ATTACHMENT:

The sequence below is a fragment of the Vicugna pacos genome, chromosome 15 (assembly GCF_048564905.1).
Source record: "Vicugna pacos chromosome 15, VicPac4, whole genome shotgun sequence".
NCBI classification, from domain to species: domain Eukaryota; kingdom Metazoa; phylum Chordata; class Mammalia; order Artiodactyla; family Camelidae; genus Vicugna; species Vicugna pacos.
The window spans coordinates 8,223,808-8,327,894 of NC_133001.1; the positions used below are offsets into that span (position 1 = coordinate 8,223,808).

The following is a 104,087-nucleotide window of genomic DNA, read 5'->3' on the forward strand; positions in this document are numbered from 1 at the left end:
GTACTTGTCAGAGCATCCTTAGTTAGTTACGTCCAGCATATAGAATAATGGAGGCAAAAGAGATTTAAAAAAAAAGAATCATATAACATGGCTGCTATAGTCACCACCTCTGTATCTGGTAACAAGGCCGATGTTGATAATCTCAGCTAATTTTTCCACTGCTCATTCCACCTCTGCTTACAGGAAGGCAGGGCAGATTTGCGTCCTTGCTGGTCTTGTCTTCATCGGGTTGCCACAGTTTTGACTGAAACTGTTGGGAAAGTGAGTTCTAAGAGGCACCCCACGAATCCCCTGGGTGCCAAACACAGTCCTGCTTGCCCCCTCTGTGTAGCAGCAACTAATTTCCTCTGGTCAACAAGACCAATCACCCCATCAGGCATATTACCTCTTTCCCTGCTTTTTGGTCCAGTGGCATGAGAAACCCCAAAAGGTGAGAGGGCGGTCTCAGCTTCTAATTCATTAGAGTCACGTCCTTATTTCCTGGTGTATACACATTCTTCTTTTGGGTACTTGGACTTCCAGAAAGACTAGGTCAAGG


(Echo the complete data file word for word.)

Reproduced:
The sequence below is a fragment of the Vicugna pacos genome, chromosome 15 (assembly GCF_048564905.1).
Source record: "Vicugna pacos chromosome 15, VicPac4, whole genome shotgun sequence".
NCBI classification, from domain to species: domain Eukaryota; kingdom Metazoa; phylum Chordata; class Mammalia; order Artiodactyla; family Camelidae; genus Vicugna; species Vicugna pacos.
The window spans coordinates 8,223,808-8,327,894 of NC_133001.1; the positions used below are offsets into that span (position 1 = coordinate 8,223,808).

The following is a 104,087-nucleotide window of genomic DNA, read 5'->3' on the forward strand; positions in this document are numbered from 1 at the left end:
GTACTTGTCAGAGCATCCTTAGTTAGTTACGTCCAGCATATAGAATAATGGAGGCAAAAGAGATTTAAAAAAAAAGAATCATATAACATGGCTGCTATAGTCACCACCTCTGTATCTGGTAACAAGGCCGATGTTGATAATCTCAGCTAATTTTTCCACTGCTCATTCCACCTCTGCTTACAGGAAGGCAGGGCAGATTTGCGTCCTTGCTGGTCTTGTCTTCATCGGGTTGCCACAGTTTTGACTGAAACTGTTGGGAAAGTGAGTTCTAAGAGGCACCCCACGAATCCCCTGGGTGCCAAACACAGTCCTGCTTGCCCCCTCTGTGTAGCAGCAACTAATTTCCTCTGGTCAACAAGACCAATCACCCCATCAGGCATATTACCTCTTTCCCTGCTTTTTGGTCCAGTGGCATGAGAAACCCCAAAAGGTGAGAGGGCGGTCTCAGCTTCTAATTCATTAGAGTCACGTCCTTATTTCCTGGTGTATACACATTCTTCTTTTGGGTACTTGGACTTCCAGAAAGACTAGGTCAAGG